Experiential learning is a well-known model in education. Kolb's Experiential Learning Theory (Kolb, 1984) defines experiential learning as "the process whereby knowledge is created through the transformation of experience. Knowledge results from the combination of grasping and transforming experience."
Experiential learning involves the whole student, meaning not just their intellect but also their senses, their feelings and their personalities.
Experience-based activities facilitate learning for students with a variety of learning styles. Students with learning disabilities greatly benefit from activities that enable them to make a personal connection to concepts introduced by drawing upon their own personal experiences. This enables students to relate to subject matter in a way that is most meaningful to them. When students are actively involved in what they are learning, their retention rate increases. They are more apt to store the information in their memory bank for retrieval in the future.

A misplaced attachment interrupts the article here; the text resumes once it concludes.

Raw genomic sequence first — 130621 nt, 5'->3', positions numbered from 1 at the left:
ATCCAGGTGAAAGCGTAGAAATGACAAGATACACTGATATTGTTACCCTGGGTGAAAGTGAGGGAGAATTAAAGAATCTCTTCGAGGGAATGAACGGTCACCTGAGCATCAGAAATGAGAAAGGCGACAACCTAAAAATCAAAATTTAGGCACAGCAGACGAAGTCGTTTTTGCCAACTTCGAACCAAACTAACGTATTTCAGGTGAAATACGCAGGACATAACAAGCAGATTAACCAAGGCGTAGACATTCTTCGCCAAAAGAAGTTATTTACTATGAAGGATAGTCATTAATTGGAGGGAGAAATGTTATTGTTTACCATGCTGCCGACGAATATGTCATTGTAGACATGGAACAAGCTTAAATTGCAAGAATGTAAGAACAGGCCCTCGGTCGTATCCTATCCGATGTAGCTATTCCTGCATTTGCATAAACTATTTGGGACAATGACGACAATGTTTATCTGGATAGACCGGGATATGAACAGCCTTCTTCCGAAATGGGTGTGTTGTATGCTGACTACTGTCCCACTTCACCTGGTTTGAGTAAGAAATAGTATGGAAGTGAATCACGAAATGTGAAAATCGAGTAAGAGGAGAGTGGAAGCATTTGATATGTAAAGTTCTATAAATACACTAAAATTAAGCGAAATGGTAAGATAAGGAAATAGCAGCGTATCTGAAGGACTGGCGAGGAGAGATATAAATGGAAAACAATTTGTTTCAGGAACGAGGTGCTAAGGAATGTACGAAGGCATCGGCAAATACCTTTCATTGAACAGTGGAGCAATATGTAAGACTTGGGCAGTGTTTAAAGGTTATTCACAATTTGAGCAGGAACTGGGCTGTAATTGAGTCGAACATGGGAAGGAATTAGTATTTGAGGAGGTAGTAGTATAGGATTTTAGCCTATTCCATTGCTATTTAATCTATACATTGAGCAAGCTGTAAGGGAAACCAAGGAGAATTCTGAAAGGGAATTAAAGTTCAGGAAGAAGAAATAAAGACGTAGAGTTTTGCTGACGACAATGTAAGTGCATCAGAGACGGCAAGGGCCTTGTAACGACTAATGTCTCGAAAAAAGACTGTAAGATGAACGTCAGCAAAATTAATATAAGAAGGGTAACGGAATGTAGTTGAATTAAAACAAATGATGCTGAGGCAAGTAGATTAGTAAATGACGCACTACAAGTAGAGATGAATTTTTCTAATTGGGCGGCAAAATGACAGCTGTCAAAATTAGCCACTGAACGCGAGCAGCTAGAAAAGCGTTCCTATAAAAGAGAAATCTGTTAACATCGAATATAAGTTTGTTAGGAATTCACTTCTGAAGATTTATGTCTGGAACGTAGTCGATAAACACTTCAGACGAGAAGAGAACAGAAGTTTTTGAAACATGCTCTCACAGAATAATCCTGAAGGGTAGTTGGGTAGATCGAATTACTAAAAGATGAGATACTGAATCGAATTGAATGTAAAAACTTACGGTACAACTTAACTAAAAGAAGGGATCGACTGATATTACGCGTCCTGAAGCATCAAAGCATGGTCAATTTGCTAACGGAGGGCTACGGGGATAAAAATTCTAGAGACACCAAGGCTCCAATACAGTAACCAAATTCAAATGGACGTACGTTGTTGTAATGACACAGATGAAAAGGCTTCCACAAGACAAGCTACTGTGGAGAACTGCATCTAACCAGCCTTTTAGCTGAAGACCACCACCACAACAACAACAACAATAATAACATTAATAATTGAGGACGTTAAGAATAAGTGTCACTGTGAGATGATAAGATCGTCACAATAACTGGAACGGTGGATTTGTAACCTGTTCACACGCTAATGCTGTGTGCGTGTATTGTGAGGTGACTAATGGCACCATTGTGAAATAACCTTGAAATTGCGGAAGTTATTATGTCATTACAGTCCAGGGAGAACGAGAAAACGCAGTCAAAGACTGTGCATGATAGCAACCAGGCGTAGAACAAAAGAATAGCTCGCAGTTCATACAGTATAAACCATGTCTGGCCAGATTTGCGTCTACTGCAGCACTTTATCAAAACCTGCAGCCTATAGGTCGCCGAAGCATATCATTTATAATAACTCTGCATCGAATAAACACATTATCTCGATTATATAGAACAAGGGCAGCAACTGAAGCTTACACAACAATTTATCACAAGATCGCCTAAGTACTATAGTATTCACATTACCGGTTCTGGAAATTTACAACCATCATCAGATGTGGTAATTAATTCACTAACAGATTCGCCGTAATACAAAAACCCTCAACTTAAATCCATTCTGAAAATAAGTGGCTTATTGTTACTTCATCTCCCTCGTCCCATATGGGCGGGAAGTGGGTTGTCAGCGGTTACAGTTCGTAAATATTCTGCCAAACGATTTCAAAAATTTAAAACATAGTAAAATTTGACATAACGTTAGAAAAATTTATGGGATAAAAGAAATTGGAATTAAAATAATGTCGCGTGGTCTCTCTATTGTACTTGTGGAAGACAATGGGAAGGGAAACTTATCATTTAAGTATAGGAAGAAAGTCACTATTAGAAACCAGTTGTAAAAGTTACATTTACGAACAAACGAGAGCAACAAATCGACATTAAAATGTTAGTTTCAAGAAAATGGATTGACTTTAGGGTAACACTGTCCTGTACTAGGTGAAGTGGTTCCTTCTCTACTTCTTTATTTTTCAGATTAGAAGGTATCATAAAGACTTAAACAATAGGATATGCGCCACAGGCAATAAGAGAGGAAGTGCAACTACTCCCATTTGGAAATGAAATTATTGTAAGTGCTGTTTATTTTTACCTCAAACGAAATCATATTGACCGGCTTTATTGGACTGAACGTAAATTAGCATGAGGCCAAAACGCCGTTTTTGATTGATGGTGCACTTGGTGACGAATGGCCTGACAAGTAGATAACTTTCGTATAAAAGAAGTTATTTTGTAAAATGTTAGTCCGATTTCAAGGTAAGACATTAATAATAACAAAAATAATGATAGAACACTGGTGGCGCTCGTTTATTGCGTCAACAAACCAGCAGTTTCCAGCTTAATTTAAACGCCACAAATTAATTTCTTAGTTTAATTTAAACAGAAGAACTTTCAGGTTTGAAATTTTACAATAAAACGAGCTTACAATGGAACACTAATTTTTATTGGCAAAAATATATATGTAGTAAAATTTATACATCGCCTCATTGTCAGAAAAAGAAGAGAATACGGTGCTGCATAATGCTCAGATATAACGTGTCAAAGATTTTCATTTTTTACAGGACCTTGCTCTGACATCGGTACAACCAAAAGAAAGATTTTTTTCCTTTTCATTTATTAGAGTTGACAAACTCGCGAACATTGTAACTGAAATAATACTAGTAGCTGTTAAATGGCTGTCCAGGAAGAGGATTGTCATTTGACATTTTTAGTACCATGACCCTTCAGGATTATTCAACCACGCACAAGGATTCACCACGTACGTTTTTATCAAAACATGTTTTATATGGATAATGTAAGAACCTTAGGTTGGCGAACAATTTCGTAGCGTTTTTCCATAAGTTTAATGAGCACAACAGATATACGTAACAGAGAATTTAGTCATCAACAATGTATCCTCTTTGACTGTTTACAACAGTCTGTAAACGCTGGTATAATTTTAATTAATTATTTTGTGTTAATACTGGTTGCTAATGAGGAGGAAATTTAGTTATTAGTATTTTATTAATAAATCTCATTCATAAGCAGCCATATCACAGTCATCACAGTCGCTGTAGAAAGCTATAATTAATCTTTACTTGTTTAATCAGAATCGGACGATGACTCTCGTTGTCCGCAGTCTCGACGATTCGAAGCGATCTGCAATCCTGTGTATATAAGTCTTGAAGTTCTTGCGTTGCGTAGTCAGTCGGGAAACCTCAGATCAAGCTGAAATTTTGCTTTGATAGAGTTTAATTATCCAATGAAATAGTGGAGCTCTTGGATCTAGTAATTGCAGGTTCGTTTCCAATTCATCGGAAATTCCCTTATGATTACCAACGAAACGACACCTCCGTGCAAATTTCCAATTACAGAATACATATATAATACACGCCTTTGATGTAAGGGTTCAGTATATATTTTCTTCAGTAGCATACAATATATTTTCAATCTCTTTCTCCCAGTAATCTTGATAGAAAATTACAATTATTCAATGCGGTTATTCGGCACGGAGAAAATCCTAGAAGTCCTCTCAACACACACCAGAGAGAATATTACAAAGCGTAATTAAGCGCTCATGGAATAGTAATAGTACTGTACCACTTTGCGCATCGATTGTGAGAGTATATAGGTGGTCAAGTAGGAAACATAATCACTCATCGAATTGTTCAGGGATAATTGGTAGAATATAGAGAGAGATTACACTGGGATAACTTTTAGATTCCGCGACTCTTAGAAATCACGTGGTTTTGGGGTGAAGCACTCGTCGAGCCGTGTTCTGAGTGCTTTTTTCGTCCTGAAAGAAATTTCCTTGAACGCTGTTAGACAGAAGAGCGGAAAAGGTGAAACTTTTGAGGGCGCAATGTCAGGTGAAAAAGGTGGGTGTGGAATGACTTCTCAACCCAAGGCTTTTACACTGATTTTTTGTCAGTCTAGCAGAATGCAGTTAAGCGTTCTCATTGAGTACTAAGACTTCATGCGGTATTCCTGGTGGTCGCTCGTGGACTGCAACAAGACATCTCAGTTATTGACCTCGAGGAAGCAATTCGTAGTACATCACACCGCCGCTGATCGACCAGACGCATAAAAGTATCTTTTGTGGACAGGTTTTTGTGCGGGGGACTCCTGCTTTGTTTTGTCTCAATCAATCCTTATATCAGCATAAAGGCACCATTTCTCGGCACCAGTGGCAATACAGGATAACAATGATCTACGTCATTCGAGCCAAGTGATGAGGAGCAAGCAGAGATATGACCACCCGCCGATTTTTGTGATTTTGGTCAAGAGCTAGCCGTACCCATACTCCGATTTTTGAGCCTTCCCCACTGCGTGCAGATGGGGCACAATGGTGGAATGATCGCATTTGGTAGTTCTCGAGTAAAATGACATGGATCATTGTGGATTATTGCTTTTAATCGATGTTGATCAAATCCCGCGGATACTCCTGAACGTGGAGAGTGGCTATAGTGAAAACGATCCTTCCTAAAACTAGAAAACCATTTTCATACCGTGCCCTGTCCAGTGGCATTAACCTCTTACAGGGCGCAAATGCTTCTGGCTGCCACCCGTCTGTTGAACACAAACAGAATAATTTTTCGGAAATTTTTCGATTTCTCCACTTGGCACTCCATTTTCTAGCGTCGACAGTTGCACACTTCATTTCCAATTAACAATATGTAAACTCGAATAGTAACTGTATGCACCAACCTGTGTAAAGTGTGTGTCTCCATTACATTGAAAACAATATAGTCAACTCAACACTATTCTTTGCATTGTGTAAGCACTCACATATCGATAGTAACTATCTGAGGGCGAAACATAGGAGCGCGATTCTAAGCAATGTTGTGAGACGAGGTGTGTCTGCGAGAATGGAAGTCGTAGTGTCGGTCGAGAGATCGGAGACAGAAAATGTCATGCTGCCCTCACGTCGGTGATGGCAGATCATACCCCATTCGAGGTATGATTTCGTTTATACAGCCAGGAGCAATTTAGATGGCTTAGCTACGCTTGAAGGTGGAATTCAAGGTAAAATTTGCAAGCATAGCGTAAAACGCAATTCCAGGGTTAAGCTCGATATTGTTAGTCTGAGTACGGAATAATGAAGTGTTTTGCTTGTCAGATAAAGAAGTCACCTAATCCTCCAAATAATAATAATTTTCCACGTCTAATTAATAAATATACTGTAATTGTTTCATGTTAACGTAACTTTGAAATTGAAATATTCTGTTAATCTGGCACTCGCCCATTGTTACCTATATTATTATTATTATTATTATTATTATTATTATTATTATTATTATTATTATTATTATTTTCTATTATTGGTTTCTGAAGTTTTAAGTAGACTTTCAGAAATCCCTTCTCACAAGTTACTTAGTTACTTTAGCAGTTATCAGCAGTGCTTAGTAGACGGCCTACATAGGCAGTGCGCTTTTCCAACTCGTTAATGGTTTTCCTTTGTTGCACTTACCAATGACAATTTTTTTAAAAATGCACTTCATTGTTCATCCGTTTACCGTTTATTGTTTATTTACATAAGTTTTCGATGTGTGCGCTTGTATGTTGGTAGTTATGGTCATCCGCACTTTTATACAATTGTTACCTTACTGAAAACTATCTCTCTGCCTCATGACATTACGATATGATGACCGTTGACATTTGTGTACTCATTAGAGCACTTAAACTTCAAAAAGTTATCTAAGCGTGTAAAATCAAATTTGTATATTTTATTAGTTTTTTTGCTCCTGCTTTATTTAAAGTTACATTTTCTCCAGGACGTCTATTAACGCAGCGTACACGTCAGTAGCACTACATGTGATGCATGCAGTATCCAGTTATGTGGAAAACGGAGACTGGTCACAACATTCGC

As a teacher who takes pride in providing my students with Experienced Based Instruction, I can attest to the fact that Kolb’s model is greatly effective. My students are highly motivated by the activities I incorporate into my daily lessons. Deb Castelluccio, Teacher, Celebrate the Children
Contributions to this blog are made by Celebrate the Children's highly talented, interdisciplinary team and wonderful families.